for a procrastination in doing the job that should be done, but which is
unpleasant or onerous. Cp Amo 9:10; Ecc 8:11; Isa 47:7; 56:12; Eze 12:22,27; Mat
24:48; 1Th 5:3; 2Pe 3:4; Rev 18:7.
A REIGN OF TERROR: The 31 years following King Jeroboam
II's reign saw increasingly worse conditions for Israel (2Ki 15:8--17:6). Six
kings reigned, three of whom seized power by political coup and assassination.
Fear and violence marked this period (2Ki 15:16).
Vv 4-6: "The leaders of Israel... lie on ivory divans, sprawl
on couches, feast of tender lamb and veal, amuse themselves by 'babbling to the
sound of the harp' (the word 'chant' [AV; 'improvise' in NIV] is said to suggest
a flow of trivial words in which the rhythm of words and music was everything
and the sense nothing; the description has a modern sound). David had introduced
instruments of music into the service of the temple, but these corrupt leaders
debase them for their own amusement. The bowls in which they drink wine are
really ewers, often translated 'basons' (AV) ['bowlful': NIV] as used in the
service of the tabernacle. Silver bowls were dedicated to that service by the
heads of the tribes (Num 7). The finest ointments may have been in imitation of,
or in rivalry with, the holy ointment appointed by God and forbidden to be
copied. Both these features suggest that the Israelites were using holy things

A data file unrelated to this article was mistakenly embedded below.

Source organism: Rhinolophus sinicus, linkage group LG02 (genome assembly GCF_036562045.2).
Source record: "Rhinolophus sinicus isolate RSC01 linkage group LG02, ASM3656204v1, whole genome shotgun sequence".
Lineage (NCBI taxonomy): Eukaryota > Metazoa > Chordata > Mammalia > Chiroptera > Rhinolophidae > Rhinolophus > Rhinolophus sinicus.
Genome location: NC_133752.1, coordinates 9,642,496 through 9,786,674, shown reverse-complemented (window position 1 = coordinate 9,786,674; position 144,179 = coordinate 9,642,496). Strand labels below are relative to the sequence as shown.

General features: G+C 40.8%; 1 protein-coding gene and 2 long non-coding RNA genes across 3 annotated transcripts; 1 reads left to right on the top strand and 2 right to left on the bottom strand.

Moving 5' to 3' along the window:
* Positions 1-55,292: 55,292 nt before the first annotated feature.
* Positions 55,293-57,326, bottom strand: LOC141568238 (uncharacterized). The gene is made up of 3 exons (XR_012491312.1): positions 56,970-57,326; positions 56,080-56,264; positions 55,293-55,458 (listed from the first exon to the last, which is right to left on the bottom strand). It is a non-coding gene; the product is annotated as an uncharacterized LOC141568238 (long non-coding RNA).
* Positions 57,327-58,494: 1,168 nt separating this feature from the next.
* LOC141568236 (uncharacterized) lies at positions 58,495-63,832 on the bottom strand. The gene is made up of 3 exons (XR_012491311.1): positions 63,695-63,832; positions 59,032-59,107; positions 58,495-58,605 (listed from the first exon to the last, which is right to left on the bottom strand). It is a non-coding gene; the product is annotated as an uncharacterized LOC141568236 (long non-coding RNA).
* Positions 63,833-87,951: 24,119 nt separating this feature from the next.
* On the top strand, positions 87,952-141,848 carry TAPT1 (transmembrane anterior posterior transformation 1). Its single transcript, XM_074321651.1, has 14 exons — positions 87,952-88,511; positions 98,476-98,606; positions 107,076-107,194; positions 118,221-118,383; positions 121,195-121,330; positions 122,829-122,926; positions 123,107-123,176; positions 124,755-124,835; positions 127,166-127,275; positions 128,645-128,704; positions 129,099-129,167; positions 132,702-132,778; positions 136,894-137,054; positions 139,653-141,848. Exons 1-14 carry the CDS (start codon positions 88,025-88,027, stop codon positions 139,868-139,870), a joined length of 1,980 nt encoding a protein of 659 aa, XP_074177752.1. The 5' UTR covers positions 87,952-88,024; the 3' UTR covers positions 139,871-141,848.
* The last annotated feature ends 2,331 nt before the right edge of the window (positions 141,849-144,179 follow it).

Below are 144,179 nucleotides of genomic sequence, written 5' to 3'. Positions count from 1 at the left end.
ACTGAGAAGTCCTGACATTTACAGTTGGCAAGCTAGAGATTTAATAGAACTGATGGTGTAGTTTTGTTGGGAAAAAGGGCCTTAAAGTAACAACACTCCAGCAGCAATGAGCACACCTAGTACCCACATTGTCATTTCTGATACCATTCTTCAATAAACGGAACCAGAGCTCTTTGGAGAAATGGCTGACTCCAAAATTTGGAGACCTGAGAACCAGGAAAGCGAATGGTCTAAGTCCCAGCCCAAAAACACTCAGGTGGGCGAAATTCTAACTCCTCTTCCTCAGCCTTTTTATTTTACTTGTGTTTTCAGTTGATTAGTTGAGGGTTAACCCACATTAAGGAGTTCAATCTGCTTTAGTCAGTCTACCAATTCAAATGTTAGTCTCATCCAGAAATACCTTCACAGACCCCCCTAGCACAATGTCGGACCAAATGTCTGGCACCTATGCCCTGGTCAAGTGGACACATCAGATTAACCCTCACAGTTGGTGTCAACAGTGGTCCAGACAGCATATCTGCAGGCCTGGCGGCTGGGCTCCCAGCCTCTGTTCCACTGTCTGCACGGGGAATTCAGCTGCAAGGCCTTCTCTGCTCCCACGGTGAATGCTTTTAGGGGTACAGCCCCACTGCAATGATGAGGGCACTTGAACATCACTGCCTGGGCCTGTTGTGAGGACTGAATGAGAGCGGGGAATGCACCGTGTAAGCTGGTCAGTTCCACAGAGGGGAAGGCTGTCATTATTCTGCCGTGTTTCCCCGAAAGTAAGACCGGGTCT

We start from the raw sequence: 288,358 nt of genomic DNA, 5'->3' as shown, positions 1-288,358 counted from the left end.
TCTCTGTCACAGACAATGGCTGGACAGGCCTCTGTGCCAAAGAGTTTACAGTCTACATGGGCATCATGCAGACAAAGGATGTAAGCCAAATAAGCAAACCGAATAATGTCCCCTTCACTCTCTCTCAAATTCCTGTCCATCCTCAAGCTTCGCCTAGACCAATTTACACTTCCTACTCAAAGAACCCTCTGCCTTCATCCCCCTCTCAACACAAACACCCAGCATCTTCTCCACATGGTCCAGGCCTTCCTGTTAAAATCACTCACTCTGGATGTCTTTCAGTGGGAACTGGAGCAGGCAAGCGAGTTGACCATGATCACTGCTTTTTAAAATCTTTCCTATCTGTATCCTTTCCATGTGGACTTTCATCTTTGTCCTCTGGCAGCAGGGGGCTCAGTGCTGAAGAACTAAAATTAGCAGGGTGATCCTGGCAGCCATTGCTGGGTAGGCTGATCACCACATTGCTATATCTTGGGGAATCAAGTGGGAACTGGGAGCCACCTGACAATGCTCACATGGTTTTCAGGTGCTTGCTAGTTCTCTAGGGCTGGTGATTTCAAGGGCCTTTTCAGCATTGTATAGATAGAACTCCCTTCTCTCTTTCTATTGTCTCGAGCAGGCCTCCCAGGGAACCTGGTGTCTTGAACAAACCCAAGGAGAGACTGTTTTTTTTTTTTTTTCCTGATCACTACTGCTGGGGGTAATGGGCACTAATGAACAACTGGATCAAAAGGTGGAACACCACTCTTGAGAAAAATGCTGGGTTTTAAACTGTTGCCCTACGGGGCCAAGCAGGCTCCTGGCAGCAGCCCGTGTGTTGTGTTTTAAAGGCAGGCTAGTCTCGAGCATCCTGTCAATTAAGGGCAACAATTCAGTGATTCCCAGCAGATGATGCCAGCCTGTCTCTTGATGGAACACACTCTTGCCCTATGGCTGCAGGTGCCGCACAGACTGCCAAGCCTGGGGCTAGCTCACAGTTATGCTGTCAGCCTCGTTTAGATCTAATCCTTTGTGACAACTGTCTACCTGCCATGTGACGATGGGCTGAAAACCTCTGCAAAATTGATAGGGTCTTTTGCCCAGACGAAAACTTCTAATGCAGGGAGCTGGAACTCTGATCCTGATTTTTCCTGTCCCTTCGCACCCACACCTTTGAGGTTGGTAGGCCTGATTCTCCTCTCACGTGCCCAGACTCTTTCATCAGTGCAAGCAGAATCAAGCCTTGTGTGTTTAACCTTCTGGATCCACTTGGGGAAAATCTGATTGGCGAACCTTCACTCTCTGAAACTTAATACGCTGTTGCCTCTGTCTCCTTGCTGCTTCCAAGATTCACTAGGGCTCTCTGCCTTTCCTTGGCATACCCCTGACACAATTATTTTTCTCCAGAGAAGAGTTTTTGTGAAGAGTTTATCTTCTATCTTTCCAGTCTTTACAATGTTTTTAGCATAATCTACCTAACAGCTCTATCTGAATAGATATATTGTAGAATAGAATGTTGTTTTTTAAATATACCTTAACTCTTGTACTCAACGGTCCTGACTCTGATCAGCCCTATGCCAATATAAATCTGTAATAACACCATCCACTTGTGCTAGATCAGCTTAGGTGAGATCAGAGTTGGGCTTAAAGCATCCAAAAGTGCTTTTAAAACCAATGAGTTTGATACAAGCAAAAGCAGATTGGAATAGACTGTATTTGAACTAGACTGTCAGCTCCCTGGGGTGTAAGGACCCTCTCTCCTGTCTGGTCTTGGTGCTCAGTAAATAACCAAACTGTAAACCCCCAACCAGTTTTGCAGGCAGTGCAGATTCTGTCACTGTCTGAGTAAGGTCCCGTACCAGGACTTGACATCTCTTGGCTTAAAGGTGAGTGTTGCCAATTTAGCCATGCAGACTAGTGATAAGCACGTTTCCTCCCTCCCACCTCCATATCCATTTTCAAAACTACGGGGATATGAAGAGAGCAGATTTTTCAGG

for profane ends. They were intent upon their pleasures, but they did not grieve
for the 'breach of Joseph' " (PHZ).
YOU DRINK WINE BY THE BOWLFUL AND USE THE FINEST LOTIONS,
BUT YOU DO NOT GRIEVE OVER THE RUIN OF JOSEPH: The reference is to Gen
37:25, where Joseph's brothers sat down to enjoy their meal, while Joseph
languished in the cistern, waiting to be sold into slavery.
THE PRIDE OF JACOB: That is, the city of
IF TEN MEN ARE LEFT IN ONE HOUSE, THEY TOO WILL DIE: A
picture of the survivors (of plague or war) grouping together for support and to
sustain life -- all in one house. Yet they too will die.
A RELATIVE: "Uncle" in AV -- because the nearer
relatives are all dead!?
TO BURN THE BODIES: Because of fear of plague or
contagion -- there being so many deaths. The bodies of Saul and his son may have
been burned because they had been badly mutilated (1Sa 31:12); but more likely
it was necessary to dispose of the bodies in haste before the Philistines could
mutilate them further (KD).
WE MUST NOT MENTION THE NAME OF THE LORD:
Superstitiously, they would beg him not even to mention the name of Yahweh in
anger, lament, or praise, because to do so might draw His attention to them and
result in their deaths.
THE ROCKY CRAGS: The minds of the Israelites were like
ROCKS, unreceptive, impenetrable, unchangeable. Cp the seed falling on rocky
places (Mat 13:5).
BITTERNESS: "Hemlock" (KJV), or "wormwood" (cp Amo 5:7;
YOU WHO REJOICE IN THE CONQUEST OF LO DEBAR AND SAY, "DID
WE NOT TAKE KARNAIM BY OUR OWN STRENGTH?": The leaders felt very proud and
confident because under Jeroboam II Israel had recaptured some territory that it
had formerly lost to Aram (2Ki 14:25). This included the town of Lo-debar in
Transjordan (2Sa 9:4; 17:27). Amos, however, cleverly made light of this feat by
mispronouncing the city 'Lo-dabar', which means 'not a thing.' They had taken
nothing of much value. The people were also claiming that they had taken the
town of Karnaim (lit, a pair of horns, symbols of strength) by their own
strength. It was not they but Yahweh, however, who had strengthened them to
achieve this victory over a symbolically strong town. Really Karnaim was quite
FROM LEBO HAMATH TO THE VALLEY OF THE ARABAH: From
extreme north to extreme south of the Land.
VALLEY: Heb "nachal": the seasonal stream, or "wadi" --
the dry creek bed of the Negev.